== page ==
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Mark Lehain: Today is the Bedford Free School's first birthday – we have all learned so much

Lehain MarkMark Lehain is the founder and Principal of Bedford Free School.

Today marks two very important anniversaries for Bedford Free School. It isn’t only a year to the day since we opened our doors to our first students, it is also exactly three years since our project was on the list of the first 16 free schools approved by Michael Gove .

Last September we opened with two year groups and nearly 200 students, and yesterday we grew to four year groups and just under 400 students. We had a phenomenally successful first year of operation: all 200 places filled, a strong staff body, excellent feedback from students and their families and, perhaps most importantly, incredible academic progress: on average our students made 2 years’ progress in maths and English in just 10 months.

And all of this took place against an extremely hostile local political backdrop and a planning permission dispute that dragged on and on and on, until it was eventually resolved in our favour.

As I reflect upon how the last three years have been, both for free schools in general and my school in particular, a number of key observations jump out at me.

First of all, how much the political controversy around free schools has faded away. I remember clearly the uproar from teaching unions, anti-academies campaigners and others when the policy was announced, and how nasty some of the campaigns run against free school groups in the early days were.

We faced some pretty vindictive campaigning ourselves – and it’s only now with a bit of distance that I appreciate how much that took out of those involved, especially my family.

Most of the people who opposed us did so for genuine, principled reasons – and I have complete respect for them. We are a democracy after all, and education is a legitimate topic for debate. A minority though crossed the line, and I will never forget the pain and distress they caused to those close to me.

On our first morning last year, it felt like there were as many journalists as students outside the school; as we opened for year two yesterday we couldn’t get any press interest in the fact that we’d doubled in size and are doing so well.

And think back to when the latest batch of projects were approved. Very little response, other than from the usual lines from the automatons at the unions. Which leads me on to my second observation.

The reasons used now to oppose free schools have changed. Initially much was made of the dangers of schools being set up that were in charge of their own destiny, outside of council control, and responding to specific local parental demand.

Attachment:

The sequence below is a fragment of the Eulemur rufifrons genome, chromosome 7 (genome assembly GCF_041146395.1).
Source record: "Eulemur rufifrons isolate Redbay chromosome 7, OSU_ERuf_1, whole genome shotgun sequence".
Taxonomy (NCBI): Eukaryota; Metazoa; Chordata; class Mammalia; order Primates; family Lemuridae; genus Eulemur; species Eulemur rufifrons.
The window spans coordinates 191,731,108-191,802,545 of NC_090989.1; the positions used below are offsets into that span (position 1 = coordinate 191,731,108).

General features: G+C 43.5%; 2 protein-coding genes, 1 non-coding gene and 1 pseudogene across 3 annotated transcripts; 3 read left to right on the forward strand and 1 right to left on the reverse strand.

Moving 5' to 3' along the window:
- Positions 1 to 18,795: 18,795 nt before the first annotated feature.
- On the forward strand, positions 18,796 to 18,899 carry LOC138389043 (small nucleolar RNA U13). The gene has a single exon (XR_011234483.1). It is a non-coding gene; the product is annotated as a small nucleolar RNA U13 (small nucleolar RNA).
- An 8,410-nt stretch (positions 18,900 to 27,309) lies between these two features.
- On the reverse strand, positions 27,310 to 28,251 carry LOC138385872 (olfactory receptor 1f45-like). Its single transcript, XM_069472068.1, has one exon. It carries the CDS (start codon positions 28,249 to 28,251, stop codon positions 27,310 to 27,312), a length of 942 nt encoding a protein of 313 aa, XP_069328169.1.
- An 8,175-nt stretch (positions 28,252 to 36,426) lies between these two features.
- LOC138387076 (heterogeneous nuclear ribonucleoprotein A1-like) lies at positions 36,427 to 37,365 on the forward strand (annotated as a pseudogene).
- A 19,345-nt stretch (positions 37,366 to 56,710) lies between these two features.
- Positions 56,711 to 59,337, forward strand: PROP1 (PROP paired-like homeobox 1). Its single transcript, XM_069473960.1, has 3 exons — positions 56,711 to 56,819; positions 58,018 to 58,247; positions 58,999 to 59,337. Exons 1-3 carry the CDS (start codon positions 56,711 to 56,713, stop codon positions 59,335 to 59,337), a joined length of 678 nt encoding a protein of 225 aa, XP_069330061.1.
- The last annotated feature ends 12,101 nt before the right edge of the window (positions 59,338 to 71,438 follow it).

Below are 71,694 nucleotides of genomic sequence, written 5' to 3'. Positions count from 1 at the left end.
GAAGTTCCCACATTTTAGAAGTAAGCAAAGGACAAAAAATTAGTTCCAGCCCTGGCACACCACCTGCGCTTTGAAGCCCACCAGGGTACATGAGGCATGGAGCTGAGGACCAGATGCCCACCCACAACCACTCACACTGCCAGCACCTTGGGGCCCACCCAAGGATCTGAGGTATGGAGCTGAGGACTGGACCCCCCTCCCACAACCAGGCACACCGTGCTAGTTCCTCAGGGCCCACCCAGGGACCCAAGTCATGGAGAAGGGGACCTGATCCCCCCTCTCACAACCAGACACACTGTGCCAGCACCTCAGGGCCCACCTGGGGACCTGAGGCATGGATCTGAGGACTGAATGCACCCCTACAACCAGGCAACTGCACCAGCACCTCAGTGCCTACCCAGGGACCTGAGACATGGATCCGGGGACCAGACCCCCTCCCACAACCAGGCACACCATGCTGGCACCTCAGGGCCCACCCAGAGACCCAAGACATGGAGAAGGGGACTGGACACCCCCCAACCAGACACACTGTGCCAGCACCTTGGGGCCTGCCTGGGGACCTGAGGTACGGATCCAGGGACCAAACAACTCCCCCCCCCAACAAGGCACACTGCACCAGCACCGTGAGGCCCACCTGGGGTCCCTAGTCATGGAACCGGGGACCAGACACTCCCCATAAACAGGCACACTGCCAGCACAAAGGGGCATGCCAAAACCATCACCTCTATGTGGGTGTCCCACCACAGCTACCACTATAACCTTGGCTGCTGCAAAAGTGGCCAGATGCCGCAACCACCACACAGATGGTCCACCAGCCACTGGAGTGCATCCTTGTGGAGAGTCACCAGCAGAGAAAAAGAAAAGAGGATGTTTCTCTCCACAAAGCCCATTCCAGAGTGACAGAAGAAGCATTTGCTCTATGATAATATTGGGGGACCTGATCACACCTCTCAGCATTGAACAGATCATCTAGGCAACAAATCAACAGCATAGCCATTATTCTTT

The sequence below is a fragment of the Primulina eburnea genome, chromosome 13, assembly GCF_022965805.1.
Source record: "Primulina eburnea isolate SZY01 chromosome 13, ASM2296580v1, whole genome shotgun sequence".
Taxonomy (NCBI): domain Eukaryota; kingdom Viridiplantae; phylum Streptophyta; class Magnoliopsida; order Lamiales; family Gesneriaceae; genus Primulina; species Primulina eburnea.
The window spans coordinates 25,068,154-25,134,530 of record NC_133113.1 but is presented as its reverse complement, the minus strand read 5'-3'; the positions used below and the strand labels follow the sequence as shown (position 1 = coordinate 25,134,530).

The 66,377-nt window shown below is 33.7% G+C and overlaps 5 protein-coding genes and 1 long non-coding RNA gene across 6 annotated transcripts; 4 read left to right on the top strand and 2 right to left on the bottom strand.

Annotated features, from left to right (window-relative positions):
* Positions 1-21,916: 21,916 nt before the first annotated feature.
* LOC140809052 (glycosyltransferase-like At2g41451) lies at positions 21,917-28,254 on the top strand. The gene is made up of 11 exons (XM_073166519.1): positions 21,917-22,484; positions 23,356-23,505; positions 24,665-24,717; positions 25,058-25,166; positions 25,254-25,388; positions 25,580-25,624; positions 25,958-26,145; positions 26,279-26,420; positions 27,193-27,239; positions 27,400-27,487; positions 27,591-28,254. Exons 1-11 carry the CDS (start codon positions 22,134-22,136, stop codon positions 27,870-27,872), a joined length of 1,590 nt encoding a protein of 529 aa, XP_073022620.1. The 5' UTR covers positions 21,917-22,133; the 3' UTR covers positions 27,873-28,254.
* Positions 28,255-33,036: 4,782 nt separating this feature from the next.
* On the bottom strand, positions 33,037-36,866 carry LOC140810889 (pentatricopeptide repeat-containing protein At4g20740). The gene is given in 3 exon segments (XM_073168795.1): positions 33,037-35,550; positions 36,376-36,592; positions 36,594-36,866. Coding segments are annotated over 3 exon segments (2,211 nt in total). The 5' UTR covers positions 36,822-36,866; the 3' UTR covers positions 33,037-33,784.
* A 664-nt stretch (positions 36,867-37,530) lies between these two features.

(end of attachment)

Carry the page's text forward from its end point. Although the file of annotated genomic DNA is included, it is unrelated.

It was telling that the limited sniping with the 2014 free school announcement focused not on whether free schools were a good idea, but whether they were in the right place . This says to me that the argument against academies – and free schools are just brand new academies – has been won, leaving opponents now just to snipe at where they open and the specific types of education they offer.

Which leads to my third observation. There can be no doubt that the setup and support for processing new bids is far smoother and more streamlined than that which we pioneers faced back in 2010. However, there is still debate around where free schools have opened, and where they are allowed to open in the future. In an age of limited government funds this seems completely reasonable.

I am a believer in parental choice, and this can only happen in an environment where there is both a surplus of school places and the ongoing possibility of new entrants coming into an area. Free schools allow this to happen in a very focused, effective and lower-cost fashion (think of the millions that are saved from campaign and project management costs alone as volunteers develop business cases).

Free school sceptics argue that new projects should only be approved in areas with a shortage of places. I understand their reasons for this – I would just plead that we don’t lose sight of what is, I believe, the most powerful argument for the policy bar none: its impact on innovation and standards.

I am confident that as time passes and the number of free schools grows, we will see an innovation effect, both within the new schools and existing schools, as they have to start responding more to parents’ demands. For the same reason it should also lead to a greater focus on standards.

However, this can only happen if free schools can open anywhere that parents – and not politicians – desire them.

A final thought occurs to me as a write this: what would happen to free schools under a different government? On a personal level, having been through all we have to set up an independent state school, I don’t really want to end up the Principal of a council-controlled school in September 2015. I am watching policy developments across the political spectrum with great interest.

So in three years free schools have come a long way – the policy and supporting procedures have grown up! The declining interest from sceptics and the press is a symptom of the successes so far. The hard work of providing outstanding education to all the students in these schools – and working with surrounding schools to support and learn from them too – is what really matters now, and that is what all free schoolers now have to focus on.


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